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I was working around with bitset, and so i was wondering what would be the best way to convert a base-10 to base-2, because for some reason i get the wrong answer: giving the number 19, i'd expect to see: 10011 (16-2-1), why does it output (00011)

#include <iostream>
#include <bitset>

using namespace std;

int main() {

    bitset<sizeof(int)> temp(19);
    for (int x = 4; x>=0;x--) 
        cout << temp[x];
    cout << endl;
    system("pause");
    return 0;
}
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up vote 1 down vote accepted

There were a bug in your code. You can't access element at index 4 since the size of bitset was 4 due to the fact that sizeof( int ) yielded 4, which only allows accessing from 0-3. As for your question, the template argument within the <> brackets is the size of bitset. In your case, 19 is represented with more than 4 bits, hence the result was truncated. Change the argument to 5, you should get the expected result. By the way, bitset already overloaded operator <<, so you don't actually need to traverse the whole array to output the result. This should do the job:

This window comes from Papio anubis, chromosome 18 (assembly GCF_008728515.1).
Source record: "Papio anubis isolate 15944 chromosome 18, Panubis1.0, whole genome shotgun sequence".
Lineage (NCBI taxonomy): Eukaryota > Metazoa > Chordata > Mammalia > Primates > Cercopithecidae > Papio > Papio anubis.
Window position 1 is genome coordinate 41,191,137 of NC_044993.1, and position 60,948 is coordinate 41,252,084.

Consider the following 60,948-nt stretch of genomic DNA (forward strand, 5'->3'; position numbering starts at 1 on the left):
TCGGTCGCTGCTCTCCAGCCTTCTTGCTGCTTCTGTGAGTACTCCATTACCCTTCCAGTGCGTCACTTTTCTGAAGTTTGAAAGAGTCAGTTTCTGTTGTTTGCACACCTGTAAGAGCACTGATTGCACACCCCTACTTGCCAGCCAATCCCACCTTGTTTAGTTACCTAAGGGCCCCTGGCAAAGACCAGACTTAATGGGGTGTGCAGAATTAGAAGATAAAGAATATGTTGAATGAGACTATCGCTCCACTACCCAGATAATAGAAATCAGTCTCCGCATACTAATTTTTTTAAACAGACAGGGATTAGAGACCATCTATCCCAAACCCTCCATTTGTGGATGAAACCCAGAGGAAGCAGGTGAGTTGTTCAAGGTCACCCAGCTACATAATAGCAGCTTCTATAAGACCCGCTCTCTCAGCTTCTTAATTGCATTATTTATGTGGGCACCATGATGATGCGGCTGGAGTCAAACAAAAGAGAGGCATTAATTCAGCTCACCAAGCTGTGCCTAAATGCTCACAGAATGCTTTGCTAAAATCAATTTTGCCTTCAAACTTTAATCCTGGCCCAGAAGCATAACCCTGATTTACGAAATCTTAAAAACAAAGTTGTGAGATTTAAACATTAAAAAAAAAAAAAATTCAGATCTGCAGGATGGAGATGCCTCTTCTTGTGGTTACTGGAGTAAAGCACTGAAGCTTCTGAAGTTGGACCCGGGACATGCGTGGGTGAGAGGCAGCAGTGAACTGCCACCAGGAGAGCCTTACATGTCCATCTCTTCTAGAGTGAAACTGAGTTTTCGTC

#include <iostream>
#include <bitset>

using namespace std;

int main() {
    bitset<5> temp(19);
    cout << temp;
    return 0;
} 
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sizeof gives a number of char, not a number of bit. sizeof(int) is most probably 4 and thus temp[4] is UB. Use bitset<sizeof(int)*CHAR_BIT>.

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You're declaring temp as bitset, where sizeof(int) == 4, so it's declaring a bitset of 4 bits.

The int 19 requires 5 bits.

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ah, ok! thank you very much, i didn't know the sizeof(int) was read that way, i thought bitset evaluated it as a bitlength of an integer – Buster Jun 5 '11 at 18:58
    
"sizeof" is part of C++. It gives the size in bytes. – MRAB Jun 5 '11 at 19:21

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